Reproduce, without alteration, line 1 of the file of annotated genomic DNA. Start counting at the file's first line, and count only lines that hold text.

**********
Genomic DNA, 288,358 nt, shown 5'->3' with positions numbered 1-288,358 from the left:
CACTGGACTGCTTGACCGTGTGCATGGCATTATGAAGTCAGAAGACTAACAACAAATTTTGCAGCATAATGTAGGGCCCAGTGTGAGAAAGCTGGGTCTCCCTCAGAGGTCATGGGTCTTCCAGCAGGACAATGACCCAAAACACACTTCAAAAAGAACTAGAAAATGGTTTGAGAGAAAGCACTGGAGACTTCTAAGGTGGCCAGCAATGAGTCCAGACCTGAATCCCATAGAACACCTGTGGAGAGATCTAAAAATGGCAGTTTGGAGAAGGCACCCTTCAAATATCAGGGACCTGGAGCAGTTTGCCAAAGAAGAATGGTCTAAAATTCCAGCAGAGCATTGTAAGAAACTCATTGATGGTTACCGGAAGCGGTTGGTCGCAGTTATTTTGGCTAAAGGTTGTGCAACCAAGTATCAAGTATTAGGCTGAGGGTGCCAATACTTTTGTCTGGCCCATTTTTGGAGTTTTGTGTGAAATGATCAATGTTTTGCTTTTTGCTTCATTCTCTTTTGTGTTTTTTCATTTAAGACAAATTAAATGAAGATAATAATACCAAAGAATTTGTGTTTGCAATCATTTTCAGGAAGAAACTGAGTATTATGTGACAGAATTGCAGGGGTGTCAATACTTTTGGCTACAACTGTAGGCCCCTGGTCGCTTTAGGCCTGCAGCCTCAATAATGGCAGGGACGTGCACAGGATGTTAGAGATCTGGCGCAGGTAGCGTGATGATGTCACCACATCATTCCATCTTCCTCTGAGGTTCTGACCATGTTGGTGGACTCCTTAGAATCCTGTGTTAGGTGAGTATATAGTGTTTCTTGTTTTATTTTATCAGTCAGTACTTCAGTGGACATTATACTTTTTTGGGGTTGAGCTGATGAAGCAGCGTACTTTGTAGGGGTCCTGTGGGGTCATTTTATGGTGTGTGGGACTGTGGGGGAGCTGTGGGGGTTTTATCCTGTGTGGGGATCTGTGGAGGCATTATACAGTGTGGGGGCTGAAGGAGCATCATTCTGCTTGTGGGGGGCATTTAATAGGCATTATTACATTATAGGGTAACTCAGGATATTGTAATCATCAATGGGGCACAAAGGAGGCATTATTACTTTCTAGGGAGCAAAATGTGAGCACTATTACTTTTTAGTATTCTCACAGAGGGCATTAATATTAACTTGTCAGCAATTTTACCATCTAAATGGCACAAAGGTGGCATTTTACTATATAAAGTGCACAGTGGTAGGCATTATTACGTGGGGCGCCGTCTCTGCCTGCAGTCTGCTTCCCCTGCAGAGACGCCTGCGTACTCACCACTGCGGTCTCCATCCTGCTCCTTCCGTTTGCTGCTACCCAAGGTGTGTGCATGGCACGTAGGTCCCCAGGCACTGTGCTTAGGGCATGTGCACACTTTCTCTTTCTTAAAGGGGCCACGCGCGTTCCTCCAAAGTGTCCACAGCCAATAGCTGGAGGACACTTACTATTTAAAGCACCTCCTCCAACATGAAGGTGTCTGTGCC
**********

Genomic DNA, 288,358 nt, shown 5'->3' with positions numbered 1-288,358 from the left: